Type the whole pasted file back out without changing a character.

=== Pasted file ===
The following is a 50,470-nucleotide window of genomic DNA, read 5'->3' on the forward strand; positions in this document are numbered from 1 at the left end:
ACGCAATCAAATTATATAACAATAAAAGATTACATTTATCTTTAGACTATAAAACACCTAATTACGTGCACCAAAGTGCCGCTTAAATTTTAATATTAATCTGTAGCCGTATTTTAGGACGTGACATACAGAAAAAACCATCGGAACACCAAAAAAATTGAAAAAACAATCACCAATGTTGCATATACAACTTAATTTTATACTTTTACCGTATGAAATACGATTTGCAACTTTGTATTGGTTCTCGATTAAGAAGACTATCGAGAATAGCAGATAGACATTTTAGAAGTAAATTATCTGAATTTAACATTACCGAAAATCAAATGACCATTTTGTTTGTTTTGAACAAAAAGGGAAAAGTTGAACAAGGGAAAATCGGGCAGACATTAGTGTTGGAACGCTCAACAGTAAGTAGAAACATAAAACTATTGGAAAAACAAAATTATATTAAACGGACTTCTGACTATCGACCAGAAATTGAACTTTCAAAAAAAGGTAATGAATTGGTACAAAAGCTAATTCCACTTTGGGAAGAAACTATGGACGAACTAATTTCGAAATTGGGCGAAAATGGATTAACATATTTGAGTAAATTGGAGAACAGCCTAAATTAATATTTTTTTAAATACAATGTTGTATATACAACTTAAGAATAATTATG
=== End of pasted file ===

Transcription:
The following is a 50,470-nucleotide window of genomic DNA, read 5'->3' on the forward strand; positions in this document are numbered from 1 at the left end:
ACGCAATCAAATTATATAACAATAAAAGATTACATTTATCTTTAGACTATAAAACACCTAATTACGTGCACCAAAGTGCCGCTTAAATTTTAATATTAATCTGTAGCCGTATTTTAGGACGTGACATACAGAAAAAACCATCGGAACACCAAAAAAATTGAAAAAACAATCACCAATGTTGCATATACAACTTAATTTTATACTTTTACCGTATGAAATACGATTTGCAACTTTGTATTGGTTCTCGATTAAGAAGACTATCGAGAATAGCAGATAGACATTTTAGAAGTAAATTATCTGAATTTAACATTACCGAAAATCAAATGACCATTTTGTTTGTTTTGAACAAAAAGGGAAAAGTTGAACAAGGGAAAATCGGGCAGACATTAGTGTTGGAACGCTCAACAGTAAGTAGAAACATAAAACTATTGGAAAAACAAAATTATATTAAACGGACTTCTGACTATCGACCAGAAATTGAACTTTCAAAAAAAGGTAATGAATTGGTACAAAAGCTAATTCCACTTTGGGAAGAAACTATGGACGAACTAATTTCGAAATTGGGCGAAAATGGATTAACATATTTGAGTAAATTGGAGAACAGCCTAAATTAATATTTTTTTAAATACAATGTTGTATATACAACTTAAGAATAATTATG